Mr. Myles

Yes, Sir.

The hon. Member for Berwick and East Lothian (Mr. Home Robertson) thought that he had anticipated what I would say when he said that I would describe his Bill as revolutionary. I most certainly would not; I would rather describe it as a damp squib, because it will peter out.

I speak on the subject with a fair amount of feeling, for I live in an agricultural tied house as a tenant farmer. As a tenant farmer, I welcome the Government's move—a constructive move, unlike that of the hon. Gentleman—on capital transfer tax on farm tenancy value, in this year's Finance Bill. That will help to keep farmers in their tenanted farms, which is a marvellous thing.

If I had been on the hon. Gentleman's estate I would have been evicted, because he has evicted all the tenants that were there previously—or, at least, he has been able to get rid of them by some other means. I would also have had to leave my house. It would not be covered by the hon. Gentleman's Bill, which highlights his biased approach, ignoring reality and practicality. The fact of life is that if the hon. Gentleman were to sell his farm he would be expected to vacate his house, unless it was a mansion house, and that would be unsuitable for a simple farmer to live in.

Because of the nature of farming in Scotland, it is generally vital that the worker—or, as he was wont to be called, the cotter—should live in a cotter house. There is nothing demeaning about being a cotter, as Burns pointed out in "The Cotter's Saturday Night". The worker is then on hand for stock tending and is available to take advantage of weather conditions so that work can be undertaken timeously.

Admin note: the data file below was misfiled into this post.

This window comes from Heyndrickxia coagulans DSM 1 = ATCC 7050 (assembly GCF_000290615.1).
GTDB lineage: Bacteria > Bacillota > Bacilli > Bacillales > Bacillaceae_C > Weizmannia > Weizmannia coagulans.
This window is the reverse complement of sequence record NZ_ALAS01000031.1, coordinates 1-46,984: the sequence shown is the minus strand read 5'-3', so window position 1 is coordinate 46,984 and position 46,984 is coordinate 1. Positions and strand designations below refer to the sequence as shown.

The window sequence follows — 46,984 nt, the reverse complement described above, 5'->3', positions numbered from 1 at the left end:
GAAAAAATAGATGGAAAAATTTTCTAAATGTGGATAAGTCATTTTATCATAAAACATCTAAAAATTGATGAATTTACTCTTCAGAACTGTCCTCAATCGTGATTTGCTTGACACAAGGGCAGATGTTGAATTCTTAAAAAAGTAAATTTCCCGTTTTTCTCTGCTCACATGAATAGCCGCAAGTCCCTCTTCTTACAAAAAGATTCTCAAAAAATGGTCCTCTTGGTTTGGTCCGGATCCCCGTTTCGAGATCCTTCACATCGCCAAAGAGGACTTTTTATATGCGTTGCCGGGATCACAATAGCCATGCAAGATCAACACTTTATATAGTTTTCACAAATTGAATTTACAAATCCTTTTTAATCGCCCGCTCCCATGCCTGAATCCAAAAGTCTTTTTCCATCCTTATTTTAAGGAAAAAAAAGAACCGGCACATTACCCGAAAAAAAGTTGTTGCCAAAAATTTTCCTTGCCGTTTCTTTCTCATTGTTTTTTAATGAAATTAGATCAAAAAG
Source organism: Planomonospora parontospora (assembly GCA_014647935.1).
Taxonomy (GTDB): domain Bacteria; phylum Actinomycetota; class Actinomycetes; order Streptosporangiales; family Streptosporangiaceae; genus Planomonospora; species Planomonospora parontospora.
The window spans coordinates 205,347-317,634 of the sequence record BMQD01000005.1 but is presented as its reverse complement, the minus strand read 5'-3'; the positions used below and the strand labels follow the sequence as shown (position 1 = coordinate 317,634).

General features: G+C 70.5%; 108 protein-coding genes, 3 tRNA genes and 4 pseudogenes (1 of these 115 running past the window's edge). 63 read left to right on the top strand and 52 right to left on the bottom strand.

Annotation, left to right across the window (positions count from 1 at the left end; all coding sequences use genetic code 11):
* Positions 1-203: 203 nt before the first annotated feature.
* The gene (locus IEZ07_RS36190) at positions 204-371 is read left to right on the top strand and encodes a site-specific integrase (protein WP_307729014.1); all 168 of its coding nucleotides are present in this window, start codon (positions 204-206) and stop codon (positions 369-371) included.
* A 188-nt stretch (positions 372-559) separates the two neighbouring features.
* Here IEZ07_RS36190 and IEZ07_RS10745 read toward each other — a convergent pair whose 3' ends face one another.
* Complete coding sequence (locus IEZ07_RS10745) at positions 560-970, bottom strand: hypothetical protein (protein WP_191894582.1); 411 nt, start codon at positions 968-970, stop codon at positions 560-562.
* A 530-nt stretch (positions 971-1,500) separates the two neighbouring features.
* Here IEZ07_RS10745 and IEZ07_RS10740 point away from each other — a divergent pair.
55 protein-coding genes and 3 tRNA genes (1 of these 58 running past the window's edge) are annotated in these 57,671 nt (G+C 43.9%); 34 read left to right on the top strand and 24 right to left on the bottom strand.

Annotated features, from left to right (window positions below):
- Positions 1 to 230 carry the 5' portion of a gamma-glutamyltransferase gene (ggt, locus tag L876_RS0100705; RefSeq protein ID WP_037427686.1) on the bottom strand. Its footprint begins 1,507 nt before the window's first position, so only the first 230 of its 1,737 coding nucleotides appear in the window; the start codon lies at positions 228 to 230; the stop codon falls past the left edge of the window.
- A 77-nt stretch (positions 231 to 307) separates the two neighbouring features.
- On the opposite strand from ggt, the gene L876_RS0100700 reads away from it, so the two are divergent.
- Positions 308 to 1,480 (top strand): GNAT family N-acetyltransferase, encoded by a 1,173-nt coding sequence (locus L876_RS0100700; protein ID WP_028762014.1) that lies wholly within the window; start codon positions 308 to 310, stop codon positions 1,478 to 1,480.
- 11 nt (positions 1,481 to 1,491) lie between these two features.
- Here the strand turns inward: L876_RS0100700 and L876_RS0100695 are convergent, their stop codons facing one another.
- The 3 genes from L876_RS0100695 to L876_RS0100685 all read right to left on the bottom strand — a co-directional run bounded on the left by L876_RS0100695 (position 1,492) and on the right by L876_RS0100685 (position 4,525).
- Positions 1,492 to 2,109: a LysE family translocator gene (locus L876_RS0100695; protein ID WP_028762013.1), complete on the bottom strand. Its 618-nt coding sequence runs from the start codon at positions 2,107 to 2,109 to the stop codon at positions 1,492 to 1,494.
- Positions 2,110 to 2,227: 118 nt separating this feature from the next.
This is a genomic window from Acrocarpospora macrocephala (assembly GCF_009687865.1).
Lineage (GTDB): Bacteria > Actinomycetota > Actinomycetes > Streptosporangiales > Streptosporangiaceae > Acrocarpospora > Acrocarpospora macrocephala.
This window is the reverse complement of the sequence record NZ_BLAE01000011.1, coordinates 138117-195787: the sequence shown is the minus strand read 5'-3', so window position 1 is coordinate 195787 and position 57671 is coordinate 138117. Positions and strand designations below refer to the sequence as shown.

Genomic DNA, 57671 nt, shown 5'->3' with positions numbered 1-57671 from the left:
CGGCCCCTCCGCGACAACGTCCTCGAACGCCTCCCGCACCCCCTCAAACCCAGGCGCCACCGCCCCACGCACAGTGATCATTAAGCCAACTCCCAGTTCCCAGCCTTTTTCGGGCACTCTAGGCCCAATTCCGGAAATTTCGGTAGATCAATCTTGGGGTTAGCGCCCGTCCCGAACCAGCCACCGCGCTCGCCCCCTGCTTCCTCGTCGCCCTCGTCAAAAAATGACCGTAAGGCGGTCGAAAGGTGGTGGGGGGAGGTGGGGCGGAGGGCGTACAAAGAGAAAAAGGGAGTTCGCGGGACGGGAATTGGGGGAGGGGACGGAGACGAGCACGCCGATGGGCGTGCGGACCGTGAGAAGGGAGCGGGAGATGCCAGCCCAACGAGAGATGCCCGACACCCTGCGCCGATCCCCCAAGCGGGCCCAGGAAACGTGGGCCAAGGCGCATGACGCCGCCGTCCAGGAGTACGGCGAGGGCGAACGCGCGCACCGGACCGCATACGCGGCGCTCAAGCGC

Much more stock farming is done in Scotland than in England. That is why tied houses are so important. Houses on Scottish farms have been greatly improved over the years. A top-class agricultural worker can now pick and choose about the house that he wishes to live in. In addition, if he wants to move he can always be assured that a good house will be available to him with no travel-to-work expenses.

The main reason for refusing the hon. Gentleman leave to bring in the Bill is that it is not wanted. The hon. Gentleman made great play about Henry Crawford, of the Scottish branch of the Transport and General Workers' Union. His press release—

Mr. Home Robertson

It is not his press release, but the NFU's.

Mr. Myles

The press release that cites Henry Crawford as supporting the Bill is dated 8 July. The NFU press release—which is a joint press release by the NFU of Scotland and the Scottish farm workers' section of the TGWU—is dated 10 July. Henry Crawford must have had a change of mind or must have decided, on reflection, that he was being conned.

That press release states: 'We are extremely disappointed that Mr. John Home Robertson, MP intends to seek leave to introduce a Bill to alter the law on agricultural housing in Scotland…Mr. Robertson's Bill would achieve little or nothing except publicity'. I am sorry to have to tell the hon. Gentleman that the publicity will be bad. The press release continues: In a separate comment, Mr. Crawford referred to Mr. Robertson's recent Press Release which suggested that Mr. Crawford endorsed the Bill's aims. 'My aim is to secure the best arrangements possible for my members and for agriculture as a whole, and I know that Mr. Robertson's aim is the same'. He is being kind to the hon. Gentleman. 'The point is that I believe Mr. Robertson's approach will stir up an emotional response rather than secure any real improvement in the situation'.

Therefore, I urge the House to refuse the hon. Gentleman the privilege of walking up to the Chair, of presenting the Bill and of doing any further mischief.

Mr Speaker

The Question is, That the hon. Gentleman have leave to bring in his Bill. As many as are of that opinion say "Aye".

Hon. Members


Mr. Speaker

To the contrary "No". To the contrary "No"? The Ayes have it.

Question agreed to.

Bill ordered to be brought in by Mr. John Home Robertson, Mr. Gavin Strang, Mr. Norman Buchan, Mr. Hugh D. Brown, Mr. Donald Dewar, Mr. Martin J. O'Neill, Mr. Dennis Canavan, Mr. George Foulkes, Mr. Robert Hughes and Mr. William McKelvey.